The Model CEO: How Hamdi Ulukaya is Forging New Paths in the Chobani Boardroom

By Hamdi Ulukaya (Hamdi Ulukaya) [CC BY-SA 3.0 (], via Wikimedia Commons

Hamdi Ulukaya is not the first CEO to carve out new paths within his industry. Certainly, his Greek yogurt company Chobani, founded in upstate New York in 2005, is credited with launching a brand new skew in grocery stores across America.

Impressive as that is, it might not be his greatest trailblazing accomplishment. In an era where corporate greed and heightened tension towards immigrants within the United States, Ulukaya is using Chobani as a shining example for how smart business and an open-arms policy towards refugees and immigrants can make for a beautiful and prosperous marriage.

The Turkish-born CEO has made it a point to hire more than 400 recent refugees from around the world and his business and personal philanthropic efforts earned him the call to be one of Barrack Obama’s Presidential Ambassador for Global Entrepreneurship in 2014.

“Business is still the strongest, most effective way to change the world,” once told Ernst and Young Global Chairman & CEO Mark A. Weinberger. This is a far cry from the rural back hills of Turkey where he grew up believing capitalism was the root cause of all that was wrong with the world.

Humble Beginnings

Ulukaya grew up watching his grandfather raise sheep and goats in a mountainous region of Eastern Turkey, not far from the Euphrates River. His father had run a small cheese and yogurt manufacturing operation in the region. After fleeing Turkey for fear his political views as a university student might land him in serious hot water, his father encouraged him to make and sell feta cheese in his new American home.

Reluctant at first, Ulukaya took his father’s advice and built a profitable operation in just two years. It was not long after when he saw a notice that Kraft Foods was selling a dairy processing plant in upstate New York in New Berlin. He had long believed that the type of yogurt he grew up with back in Turkey (known as Greek yogurt in America) could be a huge hit in his new home with the right product and marketing.

“Yogurt should be something that you can reach in the fridge and eat at any given day, any given time, without feeling guilty,” he told the New Yorker in 2013.

Through a combination of a Small Business Association loan and a patchwork of local economic development grants, Ulukaya bought the plant for just under $1 million and began the process of turning it into a Greek yogurt factory. He would call his new product Chobani, derived from the Turkish word for “shephard”.

A Chobani Dynasty is Born

Few entrepreneurs saw a meteoric rise like the one Ulukaya enjoyed with Chobani. Within five years out of the gate, the company was earning more than $1 billion in revenue and were in just about every grocery store in the country. By this same time, more 30% all yogurt consumed in America was Greek yogurt with the lion’s share being Chobani’s.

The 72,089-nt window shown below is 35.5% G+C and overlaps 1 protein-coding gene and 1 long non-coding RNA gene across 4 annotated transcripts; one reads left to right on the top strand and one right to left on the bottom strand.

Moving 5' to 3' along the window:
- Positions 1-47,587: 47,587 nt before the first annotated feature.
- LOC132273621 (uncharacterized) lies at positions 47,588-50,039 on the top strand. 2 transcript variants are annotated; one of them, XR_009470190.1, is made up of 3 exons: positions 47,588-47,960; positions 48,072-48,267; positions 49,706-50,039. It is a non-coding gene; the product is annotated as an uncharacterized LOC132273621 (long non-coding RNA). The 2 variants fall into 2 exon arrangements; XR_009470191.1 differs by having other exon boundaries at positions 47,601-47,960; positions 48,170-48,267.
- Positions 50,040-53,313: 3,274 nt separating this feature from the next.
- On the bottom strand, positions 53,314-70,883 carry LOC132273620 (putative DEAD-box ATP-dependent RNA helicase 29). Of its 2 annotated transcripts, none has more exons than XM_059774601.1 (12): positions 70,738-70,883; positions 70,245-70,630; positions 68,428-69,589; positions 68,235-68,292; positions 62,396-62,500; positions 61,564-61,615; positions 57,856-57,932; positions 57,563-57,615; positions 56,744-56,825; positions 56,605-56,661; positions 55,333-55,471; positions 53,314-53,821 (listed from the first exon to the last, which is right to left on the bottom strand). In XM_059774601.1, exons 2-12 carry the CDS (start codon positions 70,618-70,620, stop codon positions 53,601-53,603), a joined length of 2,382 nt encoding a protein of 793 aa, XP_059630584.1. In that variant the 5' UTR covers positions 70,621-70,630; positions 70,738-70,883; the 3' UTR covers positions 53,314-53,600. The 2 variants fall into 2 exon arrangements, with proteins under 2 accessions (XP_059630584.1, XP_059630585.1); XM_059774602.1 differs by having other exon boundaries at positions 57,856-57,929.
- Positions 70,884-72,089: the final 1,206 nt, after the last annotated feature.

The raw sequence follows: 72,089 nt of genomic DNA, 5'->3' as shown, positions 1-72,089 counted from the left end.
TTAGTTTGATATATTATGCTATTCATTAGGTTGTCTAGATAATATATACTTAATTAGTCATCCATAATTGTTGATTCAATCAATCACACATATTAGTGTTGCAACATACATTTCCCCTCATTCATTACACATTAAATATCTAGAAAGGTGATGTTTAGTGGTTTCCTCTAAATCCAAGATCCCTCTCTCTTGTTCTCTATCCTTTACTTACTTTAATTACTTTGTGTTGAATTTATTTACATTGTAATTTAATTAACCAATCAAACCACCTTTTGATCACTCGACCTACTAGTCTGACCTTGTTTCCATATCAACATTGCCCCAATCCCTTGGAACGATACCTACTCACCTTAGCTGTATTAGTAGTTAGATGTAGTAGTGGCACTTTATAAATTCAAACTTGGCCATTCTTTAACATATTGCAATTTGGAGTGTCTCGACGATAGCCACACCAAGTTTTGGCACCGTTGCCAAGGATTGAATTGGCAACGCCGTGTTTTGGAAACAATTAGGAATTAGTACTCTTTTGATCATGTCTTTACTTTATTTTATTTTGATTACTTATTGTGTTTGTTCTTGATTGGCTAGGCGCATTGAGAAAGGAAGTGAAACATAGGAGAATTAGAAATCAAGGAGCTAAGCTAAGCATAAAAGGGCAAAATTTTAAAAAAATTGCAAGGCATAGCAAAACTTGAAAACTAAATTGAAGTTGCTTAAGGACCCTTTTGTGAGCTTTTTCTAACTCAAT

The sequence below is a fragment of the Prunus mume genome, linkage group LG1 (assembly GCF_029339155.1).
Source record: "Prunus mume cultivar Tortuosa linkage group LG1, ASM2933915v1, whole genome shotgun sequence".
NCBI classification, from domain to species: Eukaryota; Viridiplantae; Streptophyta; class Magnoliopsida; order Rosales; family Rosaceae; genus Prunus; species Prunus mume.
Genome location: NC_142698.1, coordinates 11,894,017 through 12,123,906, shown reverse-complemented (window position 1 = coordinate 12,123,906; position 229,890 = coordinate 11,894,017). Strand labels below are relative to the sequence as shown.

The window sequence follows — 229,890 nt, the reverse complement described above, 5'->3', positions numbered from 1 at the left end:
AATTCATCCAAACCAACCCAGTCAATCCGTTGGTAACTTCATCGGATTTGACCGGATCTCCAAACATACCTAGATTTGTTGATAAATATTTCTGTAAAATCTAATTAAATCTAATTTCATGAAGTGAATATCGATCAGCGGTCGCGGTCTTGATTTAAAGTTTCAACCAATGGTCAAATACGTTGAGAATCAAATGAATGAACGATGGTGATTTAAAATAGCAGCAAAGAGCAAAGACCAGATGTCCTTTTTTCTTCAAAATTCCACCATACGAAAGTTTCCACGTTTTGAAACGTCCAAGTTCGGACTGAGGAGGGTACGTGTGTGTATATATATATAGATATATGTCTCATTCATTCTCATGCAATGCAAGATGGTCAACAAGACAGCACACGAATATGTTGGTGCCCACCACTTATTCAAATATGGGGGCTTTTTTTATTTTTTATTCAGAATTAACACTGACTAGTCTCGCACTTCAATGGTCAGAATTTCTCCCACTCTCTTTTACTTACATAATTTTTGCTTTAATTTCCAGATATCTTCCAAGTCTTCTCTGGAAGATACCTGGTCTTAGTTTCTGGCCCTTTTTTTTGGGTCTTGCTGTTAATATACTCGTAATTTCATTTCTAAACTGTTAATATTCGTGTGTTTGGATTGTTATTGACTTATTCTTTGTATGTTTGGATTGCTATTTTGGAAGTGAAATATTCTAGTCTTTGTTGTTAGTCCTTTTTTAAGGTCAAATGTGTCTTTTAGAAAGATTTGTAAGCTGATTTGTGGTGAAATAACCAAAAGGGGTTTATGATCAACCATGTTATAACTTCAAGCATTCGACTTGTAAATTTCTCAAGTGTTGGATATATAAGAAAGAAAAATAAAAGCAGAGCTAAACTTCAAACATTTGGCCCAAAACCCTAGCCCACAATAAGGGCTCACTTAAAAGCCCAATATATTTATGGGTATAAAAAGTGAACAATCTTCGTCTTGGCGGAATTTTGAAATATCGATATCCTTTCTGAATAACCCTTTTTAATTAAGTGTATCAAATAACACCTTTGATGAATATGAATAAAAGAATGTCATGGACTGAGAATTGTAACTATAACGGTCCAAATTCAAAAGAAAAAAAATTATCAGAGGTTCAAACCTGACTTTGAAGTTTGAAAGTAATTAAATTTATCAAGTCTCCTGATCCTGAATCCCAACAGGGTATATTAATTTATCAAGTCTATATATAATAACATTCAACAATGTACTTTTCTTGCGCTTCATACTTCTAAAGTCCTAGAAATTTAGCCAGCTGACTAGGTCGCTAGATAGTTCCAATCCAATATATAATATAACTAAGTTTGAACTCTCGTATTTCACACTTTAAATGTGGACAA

Some attributed it to serendipitous timing with the product launch coming when many Americans were looking for a healthy snack that felt like a treat rather than a chore. Ulukaya believes food manufacturers that came before him simply read the landscape wrong.

“They were making it in France, or in Turkey. Why wouldn’t they do it here?” he told the New Yorker. “The answer they would give is that the Americans wouldn’t appreciate it—that Americans would not like a yogurt unless it was overly sweetened, to get rid of the yogurt taste. One would wonder if manufacturers truly believed that story…or maybe it was cheaper to do it that way, so they wanted to believe that story.”

Chobati expanded by building another plant in Twin Falls, Idaho and today generates more than $1.5 Billion in annual revenue. In 2012, Hamdi Ulukaya was named Ernst & Young’s Entrepreneur of the Year, just one of his many business-related accolades.

A Philanthropic Role Model

Perhaps even more impressive than his business success is his track record of corporate philanthropy and inclusion that is rare amongst his peer group. While many successful CEO’s have foundations and do charitable work, few have proven to be so voluntarily generous within his company and in his community.

Believing that better-paid employees lead to greater productivity and corporate success, Ulukaya out his money where his mouth is and gave his employees 10% of Chobani’s. He also instituted a six-week parental leave policy of his own accord.

In 2015 Ulukaya announced a $700 million donation to Kurdish refugees under the Giving Pledge initiative. Later that year, he visited a Syrian refugee camp and as a result, started the Tent Foundation to help that cause.

To get more CEO’s and business leaders to follow in his footsteps, Ulukaya went to the World Economic Forum in Davos, Switzerland, to call upon his peers to do more to help.

Both in business and in their communities, it would seem following in Hamdi Ulukaya’s footsteps is the smartest and most humane thing business leaders could do.